“It was a surreal experience in addition to being a scary and humbling one,” Lamb continued. “Surreal because I never thought it would happen to me, and humbling because it … gave me a new perspective of those who struggle with addiction.

“If it could happen to me, it could happen to anyone. No one is immune.”

 

Drug treatment court

Sigler next addressed the audience and talked about her experiences as a public defender in Forsyth County, where she would represent opioid addicts.

“I was representing a lot of heroin addicts, and they looked like you people,” Sigler said. “They were really young, they were nicely dressed, they were college-educated, and they were skeletal. They were thin. They were sitting behind plate glass in the same blue jumpsuit that the homeless guy who hasn’t showered in four years was wearing the week before. It was one after another.”

She said in January 2016, not a day went by when she wasn’t appointed to someone who was an addict, or learn that someone she was representing was stealing because of being an addict and wanting money to buy more drugs. Of those cases, 85 percent began their addictions by having medical procedures and being given painkillers, Sigler said.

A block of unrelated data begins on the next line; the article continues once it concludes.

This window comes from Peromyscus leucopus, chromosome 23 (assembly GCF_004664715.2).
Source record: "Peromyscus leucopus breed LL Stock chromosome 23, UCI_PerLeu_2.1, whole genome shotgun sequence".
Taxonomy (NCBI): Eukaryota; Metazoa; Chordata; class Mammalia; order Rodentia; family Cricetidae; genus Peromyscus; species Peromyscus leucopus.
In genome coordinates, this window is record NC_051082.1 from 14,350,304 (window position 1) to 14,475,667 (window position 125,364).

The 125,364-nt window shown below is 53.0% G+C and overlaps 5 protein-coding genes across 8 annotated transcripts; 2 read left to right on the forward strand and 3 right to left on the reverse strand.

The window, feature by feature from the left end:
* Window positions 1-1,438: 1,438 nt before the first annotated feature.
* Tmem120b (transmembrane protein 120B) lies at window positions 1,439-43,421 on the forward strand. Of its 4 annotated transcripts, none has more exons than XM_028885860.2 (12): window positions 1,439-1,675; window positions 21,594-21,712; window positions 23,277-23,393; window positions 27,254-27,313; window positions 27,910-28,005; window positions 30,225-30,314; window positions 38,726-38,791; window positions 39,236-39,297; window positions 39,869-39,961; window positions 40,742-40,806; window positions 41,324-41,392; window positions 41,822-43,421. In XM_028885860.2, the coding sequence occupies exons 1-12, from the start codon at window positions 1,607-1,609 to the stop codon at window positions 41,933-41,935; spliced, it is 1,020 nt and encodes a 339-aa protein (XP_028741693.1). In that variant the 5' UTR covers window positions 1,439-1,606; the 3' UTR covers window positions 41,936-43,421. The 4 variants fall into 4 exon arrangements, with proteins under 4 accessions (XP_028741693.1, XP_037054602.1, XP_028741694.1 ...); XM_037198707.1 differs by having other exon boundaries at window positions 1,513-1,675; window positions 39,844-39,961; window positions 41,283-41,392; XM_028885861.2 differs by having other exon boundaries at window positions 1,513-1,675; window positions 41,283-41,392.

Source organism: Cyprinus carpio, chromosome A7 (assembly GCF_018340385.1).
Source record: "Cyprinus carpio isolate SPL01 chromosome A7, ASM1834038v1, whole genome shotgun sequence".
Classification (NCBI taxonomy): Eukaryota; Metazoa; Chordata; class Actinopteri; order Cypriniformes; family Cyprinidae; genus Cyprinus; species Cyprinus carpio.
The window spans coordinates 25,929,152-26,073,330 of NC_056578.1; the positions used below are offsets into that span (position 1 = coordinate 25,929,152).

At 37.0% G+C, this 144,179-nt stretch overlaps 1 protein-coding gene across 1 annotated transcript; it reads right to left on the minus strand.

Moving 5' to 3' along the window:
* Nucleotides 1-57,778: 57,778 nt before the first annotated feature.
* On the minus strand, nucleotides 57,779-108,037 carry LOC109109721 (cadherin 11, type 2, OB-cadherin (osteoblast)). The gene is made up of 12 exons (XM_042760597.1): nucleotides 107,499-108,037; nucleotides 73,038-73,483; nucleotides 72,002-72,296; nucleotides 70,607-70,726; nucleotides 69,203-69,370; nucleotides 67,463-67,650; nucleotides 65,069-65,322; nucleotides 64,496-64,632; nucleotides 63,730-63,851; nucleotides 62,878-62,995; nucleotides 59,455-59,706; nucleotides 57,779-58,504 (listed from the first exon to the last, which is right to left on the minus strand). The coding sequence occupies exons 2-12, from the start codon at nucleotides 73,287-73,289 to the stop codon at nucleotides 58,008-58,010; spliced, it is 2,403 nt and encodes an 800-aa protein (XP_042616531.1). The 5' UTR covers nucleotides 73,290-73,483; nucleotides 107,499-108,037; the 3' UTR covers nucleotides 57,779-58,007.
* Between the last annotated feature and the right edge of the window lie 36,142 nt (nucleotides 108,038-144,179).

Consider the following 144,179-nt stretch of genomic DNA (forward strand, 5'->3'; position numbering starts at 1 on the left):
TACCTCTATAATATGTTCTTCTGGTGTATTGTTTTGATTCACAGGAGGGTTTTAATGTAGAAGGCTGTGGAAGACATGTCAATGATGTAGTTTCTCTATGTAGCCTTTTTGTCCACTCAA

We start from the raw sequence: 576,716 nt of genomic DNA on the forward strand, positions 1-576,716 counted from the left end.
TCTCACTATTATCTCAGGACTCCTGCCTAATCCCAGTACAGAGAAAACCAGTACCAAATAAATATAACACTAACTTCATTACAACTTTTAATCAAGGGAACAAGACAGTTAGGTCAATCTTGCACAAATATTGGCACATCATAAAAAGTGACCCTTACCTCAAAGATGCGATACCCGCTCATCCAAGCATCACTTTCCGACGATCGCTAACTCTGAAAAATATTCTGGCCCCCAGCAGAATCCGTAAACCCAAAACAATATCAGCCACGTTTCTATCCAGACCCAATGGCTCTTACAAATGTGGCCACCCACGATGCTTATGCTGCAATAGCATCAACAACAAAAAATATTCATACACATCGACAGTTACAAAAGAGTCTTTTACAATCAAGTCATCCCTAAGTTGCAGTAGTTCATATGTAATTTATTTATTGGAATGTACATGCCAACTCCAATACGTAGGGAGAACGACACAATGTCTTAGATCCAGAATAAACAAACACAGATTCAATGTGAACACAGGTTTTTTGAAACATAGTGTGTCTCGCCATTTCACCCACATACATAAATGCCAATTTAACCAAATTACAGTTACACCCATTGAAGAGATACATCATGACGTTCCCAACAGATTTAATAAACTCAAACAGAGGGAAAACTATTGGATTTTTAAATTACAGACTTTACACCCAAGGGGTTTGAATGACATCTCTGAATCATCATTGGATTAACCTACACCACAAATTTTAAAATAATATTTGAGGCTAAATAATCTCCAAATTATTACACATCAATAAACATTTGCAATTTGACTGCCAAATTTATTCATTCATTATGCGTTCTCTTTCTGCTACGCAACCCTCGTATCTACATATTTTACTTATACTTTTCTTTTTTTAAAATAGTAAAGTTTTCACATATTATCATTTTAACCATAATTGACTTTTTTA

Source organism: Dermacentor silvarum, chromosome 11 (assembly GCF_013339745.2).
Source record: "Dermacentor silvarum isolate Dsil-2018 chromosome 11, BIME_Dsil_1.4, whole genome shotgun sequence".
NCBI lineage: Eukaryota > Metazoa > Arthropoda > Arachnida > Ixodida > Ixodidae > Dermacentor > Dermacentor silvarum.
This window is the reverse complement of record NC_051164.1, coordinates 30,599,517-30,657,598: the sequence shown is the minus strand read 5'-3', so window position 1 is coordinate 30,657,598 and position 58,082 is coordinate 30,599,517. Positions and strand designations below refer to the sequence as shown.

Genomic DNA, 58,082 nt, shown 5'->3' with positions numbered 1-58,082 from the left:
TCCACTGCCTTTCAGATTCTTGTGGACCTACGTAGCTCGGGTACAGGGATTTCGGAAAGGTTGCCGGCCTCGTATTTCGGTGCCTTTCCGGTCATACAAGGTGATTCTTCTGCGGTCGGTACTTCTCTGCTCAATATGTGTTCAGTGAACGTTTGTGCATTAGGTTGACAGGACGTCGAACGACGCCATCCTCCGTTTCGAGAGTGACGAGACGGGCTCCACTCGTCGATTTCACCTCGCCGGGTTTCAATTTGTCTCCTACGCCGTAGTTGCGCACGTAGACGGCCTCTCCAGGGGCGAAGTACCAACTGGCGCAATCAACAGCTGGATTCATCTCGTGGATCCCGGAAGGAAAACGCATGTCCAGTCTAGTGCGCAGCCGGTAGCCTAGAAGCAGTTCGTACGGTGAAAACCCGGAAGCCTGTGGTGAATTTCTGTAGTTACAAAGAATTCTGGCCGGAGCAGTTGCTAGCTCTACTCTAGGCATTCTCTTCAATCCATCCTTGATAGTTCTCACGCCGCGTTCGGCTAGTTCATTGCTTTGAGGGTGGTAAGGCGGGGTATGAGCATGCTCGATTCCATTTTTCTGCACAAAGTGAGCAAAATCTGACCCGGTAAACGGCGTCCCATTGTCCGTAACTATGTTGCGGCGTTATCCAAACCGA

“What their doctors were not telling them when they prescribed this at 18, 19, 20 years old is that a powerful narcotic is not an antibiotic. Antibiotics, you have to take the whole thing.

“If you get 60 Vicodin, God help you if you take 60 Vicodin,” Sigler said. “They are the exact reverse as antibiotics. You take as few as you can get away with, and you get rid of them. Get them out of your sight.

“Of course, none of these kids knew that. One after another, I was flooded with kids.”

Sigler then explained that once her clients were addicted, their supplies would run out, and they would turn to heroin instead.

However, because of an increase in fentanyl mixed with heroin, her clients started to die. She recalled a drug treatment board that used to help addicts but went defunct because the state stopped funding it.

“There was not a day in the courthouse that one of us — a prosecutor, a defense attorney, a judge — didn’t know personally someone who died,” Sigler said.

Sigler eventually launched Phoenix Rising, an attempt to restart the drug treatment program to help addicts. She talked about how she, along with help from several others, formed a nonprofit organization, and raised awareness and funds for the program.

“Dec. 1, we started,” Sigler said. “It was 13 months from sitting down at my desk and going, ‘We are going to start drug court,’ to starting drug court.”

Sigler told the audience that their takeaway from her talk should be that, whether it is opioids or another topic, they should not let others, particularly online, stop them from succeeding.

“If you want something accomplished, I am here to tell you that, yes, you can do it,” Sigler said. “If you want to do it, you can do it. If you care about it, you can do it.”

 

Reporter Kate Croxton can be reached at kate.croxton@thetimesnews.com or 336-506-3078. Follow her on Twitter at @katecroxtonBTN.